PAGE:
Testing and Individual Differences

What is Intelligence?

Intelligence is the mental quality consisting of the ability to learn from experience, solve problems and use knowledge to adapt to new situations.

Major Concepts to Remember

Theories of Intelligence:

  1. Spearman's General Intelligence - basic intelligence predicts our ability in varied academic area's.
  2. Thurstone's Primary Mental Ability - seven factors: word fluency, verbal comprehension, spatial ability, perceptual speed, numerical ability, inductive reasoning and memory.
  3. Gardner's Multiple Intelligence's - Eight independent intelligence's, which include a broad range of skills beyond school smarts
  4. Sternberg's Triarhic - Classified into three area's that predict real-world success: analytic, creative and practical.

Gender Differences:

  • Females are more sensitive, better spellers, excel at verbal fluency and remembering words, better at detecting emotions, better at math computations.
  • Males are better at math problem solving

Major People

Alfred Binet - Theorized the "mental age", meaning that people could perform at ages that are the same, higher or lower than their actual age. He created a test that was originally meant to only identify students who had a difficulty learning at their own age group.

Lewis Terman - He was a Stanford University professor who further developed Binet's identification test into a test that labeled students based on how well they did on the test. He renamed the test Stanford-Binet.

David Weschler - He was the psychologist who created the Weschler Adult Intelligence Scale (WAIS). This test consists of 11 sub sections that yields scores for overall intelligence as well as separate scores for verbal comprehension, perceptual organization, working memory and processing speed. This helps to accurately identify strengths and weakness's and allows the test subject to understand what areas they need help in.

Howard Gardner - Found evidence for his view on people with diminished and exceptional abilities. Brain damage can destroy some parts of the brain and leave others intact. And other people have savant syndrome; people who score really low on some aspects of intelligence  tests but have a hidden brilliance in other portions.  He believes because of this we have multiple intelligence's.

Robert Sternberg - He agrees there is more than the one general intelligence, but does not believe in Gardner's theory of 8 separate intelligence's. He believes in a Triarchic Theory. He also helped develop new measures of creativity and practical thinking for teh U.S. College Board.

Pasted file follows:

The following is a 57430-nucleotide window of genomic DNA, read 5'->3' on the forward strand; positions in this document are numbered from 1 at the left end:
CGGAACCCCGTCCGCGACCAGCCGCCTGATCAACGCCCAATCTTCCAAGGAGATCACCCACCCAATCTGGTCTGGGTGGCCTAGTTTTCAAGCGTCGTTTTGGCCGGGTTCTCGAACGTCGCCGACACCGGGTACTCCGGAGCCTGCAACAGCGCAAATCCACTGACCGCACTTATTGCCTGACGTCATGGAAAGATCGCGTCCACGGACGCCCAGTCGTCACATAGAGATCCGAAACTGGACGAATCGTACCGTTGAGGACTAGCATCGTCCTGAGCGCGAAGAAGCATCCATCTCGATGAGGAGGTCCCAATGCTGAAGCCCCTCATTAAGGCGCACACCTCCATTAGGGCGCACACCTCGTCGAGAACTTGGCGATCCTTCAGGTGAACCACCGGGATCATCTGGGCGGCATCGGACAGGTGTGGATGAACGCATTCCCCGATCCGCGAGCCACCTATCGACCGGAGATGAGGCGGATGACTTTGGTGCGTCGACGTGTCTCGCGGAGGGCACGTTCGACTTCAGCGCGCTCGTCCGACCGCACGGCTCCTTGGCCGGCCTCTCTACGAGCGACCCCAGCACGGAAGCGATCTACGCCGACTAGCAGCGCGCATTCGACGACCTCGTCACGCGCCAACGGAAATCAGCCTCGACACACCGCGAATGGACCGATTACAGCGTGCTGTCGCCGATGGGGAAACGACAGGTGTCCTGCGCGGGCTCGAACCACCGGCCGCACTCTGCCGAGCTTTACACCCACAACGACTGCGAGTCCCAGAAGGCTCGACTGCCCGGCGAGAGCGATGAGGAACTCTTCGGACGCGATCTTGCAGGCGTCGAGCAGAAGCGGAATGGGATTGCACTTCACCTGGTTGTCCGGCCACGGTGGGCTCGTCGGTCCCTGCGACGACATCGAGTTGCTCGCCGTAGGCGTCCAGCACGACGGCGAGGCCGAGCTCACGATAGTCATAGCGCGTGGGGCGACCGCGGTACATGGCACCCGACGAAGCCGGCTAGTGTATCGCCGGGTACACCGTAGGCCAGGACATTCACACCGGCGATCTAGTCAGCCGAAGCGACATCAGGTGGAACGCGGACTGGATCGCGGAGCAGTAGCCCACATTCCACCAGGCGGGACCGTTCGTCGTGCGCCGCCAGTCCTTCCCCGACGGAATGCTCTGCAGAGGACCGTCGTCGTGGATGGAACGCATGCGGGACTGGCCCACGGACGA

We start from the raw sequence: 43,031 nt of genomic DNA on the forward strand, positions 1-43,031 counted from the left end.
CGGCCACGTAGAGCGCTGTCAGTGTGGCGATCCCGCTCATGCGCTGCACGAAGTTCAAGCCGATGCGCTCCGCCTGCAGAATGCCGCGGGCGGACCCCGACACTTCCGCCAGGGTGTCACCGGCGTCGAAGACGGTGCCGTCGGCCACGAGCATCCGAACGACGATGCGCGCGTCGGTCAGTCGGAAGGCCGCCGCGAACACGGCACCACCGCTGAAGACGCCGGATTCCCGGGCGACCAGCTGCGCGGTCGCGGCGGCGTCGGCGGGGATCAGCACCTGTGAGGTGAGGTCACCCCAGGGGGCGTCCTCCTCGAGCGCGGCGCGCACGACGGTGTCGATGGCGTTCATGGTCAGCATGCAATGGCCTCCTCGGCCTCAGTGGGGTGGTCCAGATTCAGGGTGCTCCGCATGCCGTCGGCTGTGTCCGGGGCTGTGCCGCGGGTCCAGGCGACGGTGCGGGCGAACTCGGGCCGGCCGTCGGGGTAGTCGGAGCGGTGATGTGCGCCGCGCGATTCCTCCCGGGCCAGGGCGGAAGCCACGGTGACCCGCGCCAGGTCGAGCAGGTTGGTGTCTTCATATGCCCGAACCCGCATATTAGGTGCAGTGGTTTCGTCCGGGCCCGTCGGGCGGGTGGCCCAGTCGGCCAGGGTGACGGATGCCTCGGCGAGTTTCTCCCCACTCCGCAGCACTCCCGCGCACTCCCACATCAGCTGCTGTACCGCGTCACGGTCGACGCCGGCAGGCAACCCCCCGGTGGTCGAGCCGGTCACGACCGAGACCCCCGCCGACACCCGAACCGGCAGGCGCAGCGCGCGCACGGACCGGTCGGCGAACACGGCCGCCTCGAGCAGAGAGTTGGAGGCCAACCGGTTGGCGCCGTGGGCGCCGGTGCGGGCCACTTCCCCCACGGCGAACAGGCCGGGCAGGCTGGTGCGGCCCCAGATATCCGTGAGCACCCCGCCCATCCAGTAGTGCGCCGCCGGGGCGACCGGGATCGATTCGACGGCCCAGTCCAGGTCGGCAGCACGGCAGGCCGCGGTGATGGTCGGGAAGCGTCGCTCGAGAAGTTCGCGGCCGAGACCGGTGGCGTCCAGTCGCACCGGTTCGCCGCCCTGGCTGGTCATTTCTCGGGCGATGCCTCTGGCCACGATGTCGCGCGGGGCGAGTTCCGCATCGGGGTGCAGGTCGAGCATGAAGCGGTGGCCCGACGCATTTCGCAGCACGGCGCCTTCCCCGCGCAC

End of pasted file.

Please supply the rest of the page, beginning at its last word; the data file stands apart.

Ian Deary - He and his colleagues set the record for the long-term follow up. In 1932, every child 10 1/2 to 11 1/2 was given an intelligence test. And sixty five years later, someone stumbled upon the results, and he decided to do a follow up on the remaining survivors. Those who scored high on the intelligence test were often independent and less likely to suffer from late-onset Alzheimer's.

Key Terms

Intelligence - Intelligence is the mental quality consisting of the ability to learn from experience, solve problems and use knowledge to adapt to new situations.

Savant Syndrome - a condition where someone is limited in mental ability but has a specific skill, such as computation or drawing.

Standardization - defining meaningful scores by comparison with the perfromance of a pretested group.

Reliability - the extent to which a test will yield consistent results

Validity - the extent to which a test measures or predicts what it is supposed to

Intellectual Disability - a condition of limited mental ability , indicated by an average intelligence score of 70 or below and a difficulty in adapting to the demands of life.

Stanford-Binet - the widely used American Revision of Binet's original intelligence test.

Intelligence Quotient - defined originally as mental age divided by chronical age x 100. On contemporary intelligence tests, the average performance for a given age is assigned a score of 100.

Achievement Tests - tests designed to assess what a person has learned

Aptitude Tests - tests designed to predict a persons future performance

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